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elephants are white. Close to this country are fome mines of metals and precious fones, which are the subject of continual contention betwixt the chiefs of Pegu, Arakan, Tiprah, and the Mugs.'

• Bungalah originally was called Pung; it derived the ad. ditional al from that being the name given to little gardens which the ancient rajahs caused to be raised in all the low lands at the foot of the mountains: their breadth was usually twenty cubits, and height ten cubits *.

• The air of Bengal is very temperate : the rains begin in the month of April and continue for fix months, falling molt fregaent and heaviest in the latter months ; when the low lands are sometimes intirely over Aowed, excepting the little mounds of earth described above. For a long time past the air of Bengał had been unhealthy at the leaving off of the rains, aflicting both man and cattle; but under the auspices of his present majesty the calamity has ceased.

+ 1 he finest river + in this subah is called Gung (Ganges) the source of which has never been traced. The Hindoo priests say that it flows from the hair of the giant Sermehâh in the northern mountains, from whence it runs through the fubahs of Dehly, Agra, and Bahar into Bengal. Near the town of Cauzyhurtâh in the fircar of Barbuckabad, it sends a branch to the east called Pudhâtry, which emp:ies itself into the sea at Chittagong. The main river in its course to the southward forms three lireams, the Suroostee, the Jown, and the Gung, called in the Hindoo lana guage Terbeenee : the Gung, after being divided into a thoufand channels, joins the sea at Sâ:agong; and the Saroostee and Jown discharge theńiselves in like manner. The Hindoos have a very high veneration for the water of the Gung, but some particular parts of it are esteemed more holy than others : the great people have this water brought them from valt distances, it being esteemed neceffary in the performances of some religious ceremonies. The water of the Gung has been celebrated in all ages, not only for its fanctiry, but also on account of its sweer. ness, lightness, and wholesomeness, and for that it does not become putrid, though kept a whole year.

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« * The name of this country, according to the Persian ortho. graphy, is more commonly writien Bungàlâ than Bungalah; but in Bengal character it is written Bangâiâ.'

† In the beginning of April (and sometimes earlier in the southern parts of Bengal) there are frequent storms of thunder, lightening, wind, and rain from the north-west quarter: these squalls moderate the heat very much, and they consiitue till the setting in of the periodical rains, which generally commence in the beginning of June, and by which the country is in many parts overowed. If the rains break up early in Septeinher, the wea: ther is intensely hot, and the inhabitants are very fickly.'

« There • There is another very large river called Berhumputter, which runs from Khata to Coch, and from chence to Bazouhá, where it joins the sea *.

's On one side of the main ocean is the falt river of Buslorah (besides the sea already mentioned) and there is another sea that joins the river at Egypt, from whence it runs paft Persia to Ec iopia, where there are a million of inhabitants : this last is called the sea of Aiman, and also the sea of Persia. The inhabitants of Ethiopia cultivate rice in great abundance, of which they have a variety of species : this foil is so fer ile, that every, fingle grain will yield a measure of fifteen seer +. Their hara vel's seldom fail; and the same ground will produce three crops in a year : vegetation is here so extremely quick, that as fast as the water rises the plants of rice grow above is, so that the ear is never immerled; men of experience affirm that a single italk will grow fixty cubits in one night 1.'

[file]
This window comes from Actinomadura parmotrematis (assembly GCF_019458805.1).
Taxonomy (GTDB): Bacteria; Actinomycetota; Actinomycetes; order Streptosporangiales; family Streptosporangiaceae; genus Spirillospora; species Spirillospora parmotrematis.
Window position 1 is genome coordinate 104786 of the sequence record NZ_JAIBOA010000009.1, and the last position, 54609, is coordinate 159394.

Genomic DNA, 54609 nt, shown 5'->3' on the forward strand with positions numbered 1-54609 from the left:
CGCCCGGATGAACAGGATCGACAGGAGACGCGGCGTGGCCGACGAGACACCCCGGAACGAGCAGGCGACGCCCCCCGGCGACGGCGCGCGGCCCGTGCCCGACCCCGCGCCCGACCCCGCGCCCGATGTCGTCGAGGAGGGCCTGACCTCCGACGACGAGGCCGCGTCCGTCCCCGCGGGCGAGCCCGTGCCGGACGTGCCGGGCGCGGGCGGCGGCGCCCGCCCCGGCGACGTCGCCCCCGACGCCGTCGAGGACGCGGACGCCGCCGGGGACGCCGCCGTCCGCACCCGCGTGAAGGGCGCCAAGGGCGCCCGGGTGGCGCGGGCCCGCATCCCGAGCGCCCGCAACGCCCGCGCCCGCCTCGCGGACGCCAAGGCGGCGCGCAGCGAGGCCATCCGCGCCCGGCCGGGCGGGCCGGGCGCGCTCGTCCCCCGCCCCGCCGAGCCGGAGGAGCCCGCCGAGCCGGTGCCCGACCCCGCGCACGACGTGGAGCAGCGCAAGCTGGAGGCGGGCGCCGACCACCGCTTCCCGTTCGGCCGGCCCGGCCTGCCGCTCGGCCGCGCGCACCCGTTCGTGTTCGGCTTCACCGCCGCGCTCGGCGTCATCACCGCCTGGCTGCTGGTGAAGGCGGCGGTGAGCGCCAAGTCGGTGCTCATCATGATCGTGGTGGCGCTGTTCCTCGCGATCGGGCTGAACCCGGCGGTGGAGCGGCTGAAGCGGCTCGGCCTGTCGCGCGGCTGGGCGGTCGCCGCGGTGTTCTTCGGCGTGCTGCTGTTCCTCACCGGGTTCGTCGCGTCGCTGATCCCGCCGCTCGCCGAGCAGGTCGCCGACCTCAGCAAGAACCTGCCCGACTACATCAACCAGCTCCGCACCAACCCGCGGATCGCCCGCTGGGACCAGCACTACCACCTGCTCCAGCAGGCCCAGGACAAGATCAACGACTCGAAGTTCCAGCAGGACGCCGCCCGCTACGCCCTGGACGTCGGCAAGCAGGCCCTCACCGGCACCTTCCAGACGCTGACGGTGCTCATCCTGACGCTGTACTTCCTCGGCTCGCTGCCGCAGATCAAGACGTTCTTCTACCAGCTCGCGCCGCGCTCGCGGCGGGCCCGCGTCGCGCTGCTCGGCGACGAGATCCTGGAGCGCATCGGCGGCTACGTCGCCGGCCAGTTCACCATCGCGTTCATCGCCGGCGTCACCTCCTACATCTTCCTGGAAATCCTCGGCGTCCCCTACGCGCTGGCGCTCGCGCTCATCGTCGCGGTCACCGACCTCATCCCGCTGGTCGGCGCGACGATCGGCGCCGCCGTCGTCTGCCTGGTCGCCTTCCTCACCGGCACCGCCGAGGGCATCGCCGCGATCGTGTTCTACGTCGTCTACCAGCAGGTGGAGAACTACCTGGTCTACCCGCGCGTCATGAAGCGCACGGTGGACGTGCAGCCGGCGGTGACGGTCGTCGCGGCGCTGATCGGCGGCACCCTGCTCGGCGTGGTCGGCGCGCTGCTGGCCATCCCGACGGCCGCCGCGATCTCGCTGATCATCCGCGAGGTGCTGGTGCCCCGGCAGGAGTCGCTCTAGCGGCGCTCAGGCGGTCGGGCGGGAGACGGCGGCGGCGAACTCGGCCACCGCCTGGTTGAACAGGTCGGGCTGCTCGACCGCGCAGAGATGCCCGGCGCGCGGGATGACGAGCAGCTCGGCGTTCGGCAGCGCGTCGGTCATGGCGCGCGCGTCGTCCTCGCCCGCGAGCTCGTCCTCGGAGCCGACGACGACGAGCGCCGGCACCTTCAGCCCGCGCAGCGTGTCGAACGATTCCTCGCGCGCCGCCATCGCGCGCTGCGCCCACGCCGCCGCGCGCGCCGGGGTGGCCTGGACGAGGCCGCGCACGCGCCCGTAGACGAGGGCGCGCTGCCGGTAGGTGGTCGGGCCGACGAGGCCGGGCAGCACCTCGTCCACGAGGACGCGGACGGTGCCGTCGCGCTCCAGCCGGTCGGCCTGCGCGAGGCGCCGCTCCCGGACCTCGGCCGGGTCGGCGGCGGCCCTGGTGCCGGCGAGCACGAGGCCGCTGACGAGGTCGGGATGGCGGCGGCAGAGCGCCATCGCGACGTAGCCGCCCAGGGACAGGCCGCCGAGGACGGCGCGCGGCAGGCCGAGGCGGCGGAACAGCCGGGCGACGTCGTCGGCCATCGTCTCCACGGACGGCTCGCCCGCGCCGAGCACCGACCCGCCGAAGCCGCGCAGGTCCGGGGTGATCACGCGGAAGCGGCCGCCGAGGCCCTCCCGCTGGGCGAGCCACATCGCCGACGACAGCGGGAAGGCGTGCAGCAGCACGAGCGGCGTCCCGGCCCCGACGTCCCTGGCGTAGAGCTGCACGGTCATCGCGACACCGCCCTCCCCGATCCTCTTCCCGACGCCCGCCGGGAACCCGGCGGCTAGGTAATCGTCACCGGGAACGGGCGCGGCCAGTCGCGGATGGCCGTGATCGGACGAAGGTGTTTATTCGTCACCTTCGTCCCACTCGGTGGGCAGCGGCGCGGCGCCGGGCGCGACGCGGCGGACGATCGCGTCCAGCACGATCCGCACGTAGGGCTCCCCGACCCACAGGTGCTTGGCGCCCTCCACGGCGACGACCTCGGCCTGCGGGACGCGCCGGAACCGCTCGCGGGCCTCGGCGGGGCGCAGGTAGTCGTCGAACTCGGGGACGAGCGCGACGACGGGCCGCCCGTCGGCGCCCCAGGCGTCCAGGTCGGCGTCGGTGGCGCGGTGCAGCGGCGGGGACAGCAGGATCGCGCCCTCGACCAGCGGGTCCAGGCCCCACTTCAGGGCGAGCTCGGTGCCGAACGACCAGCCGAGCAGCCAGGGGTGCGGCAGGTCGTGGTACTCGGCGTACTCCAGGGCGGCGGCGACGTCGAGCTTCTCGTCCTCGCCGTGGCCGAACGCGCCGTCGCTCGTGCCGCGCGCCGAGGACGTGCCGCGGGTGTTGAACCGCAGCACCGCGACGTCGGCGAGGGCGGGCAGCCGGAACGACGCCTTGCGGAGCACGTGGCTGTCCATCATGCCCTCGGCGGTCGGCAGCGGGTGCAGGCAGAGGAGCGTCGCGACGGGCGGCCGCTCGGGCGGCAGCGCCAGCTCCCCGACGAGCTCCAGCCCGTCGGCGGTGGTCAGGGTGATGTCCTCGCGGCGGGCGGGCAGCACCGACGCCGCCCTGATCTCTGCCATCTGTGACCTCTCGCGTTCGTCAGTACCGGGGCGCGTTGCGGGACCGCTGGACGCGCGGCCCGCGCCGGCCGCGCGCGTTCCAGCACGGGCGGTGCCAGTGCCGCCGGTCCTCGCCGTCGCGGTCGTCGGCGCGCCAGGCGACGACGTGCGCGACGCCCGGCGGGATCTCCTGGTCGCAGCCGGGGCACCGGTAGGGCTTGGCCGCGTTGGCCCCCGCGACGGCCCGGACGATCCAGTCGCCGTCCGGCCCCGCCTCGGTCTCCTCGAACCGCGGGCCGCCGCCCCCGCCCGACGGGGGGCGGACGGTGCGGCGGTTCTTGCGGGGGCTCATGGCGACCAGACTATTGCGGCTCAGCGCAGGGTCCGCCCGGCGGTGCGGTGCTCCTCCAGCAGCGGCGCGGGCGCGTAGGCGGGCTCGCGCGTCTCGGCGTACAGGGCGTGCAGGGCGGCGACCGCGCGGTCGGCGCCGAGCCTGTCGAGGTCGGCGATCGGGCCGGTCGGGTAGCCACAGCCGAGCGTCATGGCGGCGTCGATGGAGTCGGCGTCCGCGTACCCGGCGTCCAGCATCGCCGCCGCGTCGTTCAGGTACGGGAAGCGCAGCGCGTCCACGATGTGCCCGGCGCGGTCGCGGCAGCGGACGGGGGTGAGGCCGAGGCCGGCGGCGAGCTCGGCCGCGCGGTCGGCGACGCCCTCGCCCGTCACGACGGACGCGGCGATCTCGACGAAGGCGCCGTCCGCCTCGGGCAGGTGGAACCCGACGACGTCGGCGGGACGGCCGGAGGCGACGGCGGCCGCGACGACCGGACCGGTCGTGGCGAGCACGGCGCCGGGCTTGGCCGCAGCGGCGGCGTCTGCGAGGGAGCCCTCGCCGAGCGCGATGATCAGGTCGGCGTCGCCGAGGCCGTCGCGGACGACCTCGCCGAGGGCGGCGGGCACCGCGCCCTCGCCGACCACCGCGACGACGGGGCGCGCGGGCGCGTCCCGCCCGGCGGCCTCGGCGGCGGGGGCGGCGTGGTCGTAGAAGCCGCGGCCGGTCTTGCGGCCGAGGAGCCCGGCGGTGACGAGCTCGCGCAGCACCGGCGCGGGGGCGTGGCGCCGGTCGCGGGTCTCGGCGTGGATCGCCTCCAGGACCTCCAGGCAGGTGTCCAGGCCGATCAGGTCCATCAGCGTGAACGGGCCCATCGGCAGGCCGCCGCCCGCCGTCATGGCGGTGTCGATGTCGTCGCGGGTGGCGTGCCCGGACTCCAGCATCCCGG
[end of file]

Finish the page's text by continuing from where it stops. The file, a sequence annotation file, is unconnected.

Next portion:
In one of the notes to this passage we are told, that Alexander carried his conquest to the borders of China. These affertions should be received with caution. This romantic hero, according to the ancient historians, penetcated no fare ther into India than the fabulofus Hydafpes , or the river Hypasiskwhich falls into the Indus, above a thousand miles from the western boundaries of China. Oriental writers ascribe many things to Alexander, which he never performed. The Nubian geographer relates, that the Mediterranean sea was formerly a large lake ; that Alexander opened a passage for the water on the side of the ocean, which rushed into the Mediterranean with such impetuofity, and occafioned such a swelling of the sea, that several cities, with their inhabitants, were overwhelmed on both sides. Upon which the author of the Latin translation to that work has this remark : quod Europæi Herculi, bec Arabes adscribunt Alexandró. What the Eve ropeans ascribe to Hercules, the Arabians ascribe to Alexander.'-Their histories are equally fabulous.

• * The word tranlated sea is in the original salt river, and is here applied to the bay of Bengal."

't Seebo, which is the word used in the original for this mea. fure, is an earthen water pot, generally countaining fifteen seer or quarts; for a seer is equal to two pounds avoirdupois, and a pint of common water weighs a pound.'

Sixty cubits is so very incredible a length, that I am inclined to think this must be an error of the transcriber, and that it was originally written only fix cubits, which I have heard positively as. serted by the people of Dacca not to be more than the growth in a lingle day of a particular fpecies of rice produced in that province.' Vide Ruæum in Hor. Od. lib. i. 22. | Plin, vi, 17. Geog. Nubieps. Clim, 4. pars 1. p. 147, 148.

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The assertion in the last note, even with our author's propored alteration from 60 cubits to 6, is utterly incredible. We may venture to say, that no plant upon the face of the earth, ever thot qut its branches to the extent of three yards in one night. Writers lhould see these miracles before they venture to record them.

An Inquiry into the Nature, and Genuine Laws of Poetry : inciding

a particular Defence of the Writings, and Genius of Mr. Pope. By Percival Stockdale. Small 8vo. 26. 6d. Jewed. Conant, IN the writings of Mr. Pope we find no abftrufe terms, no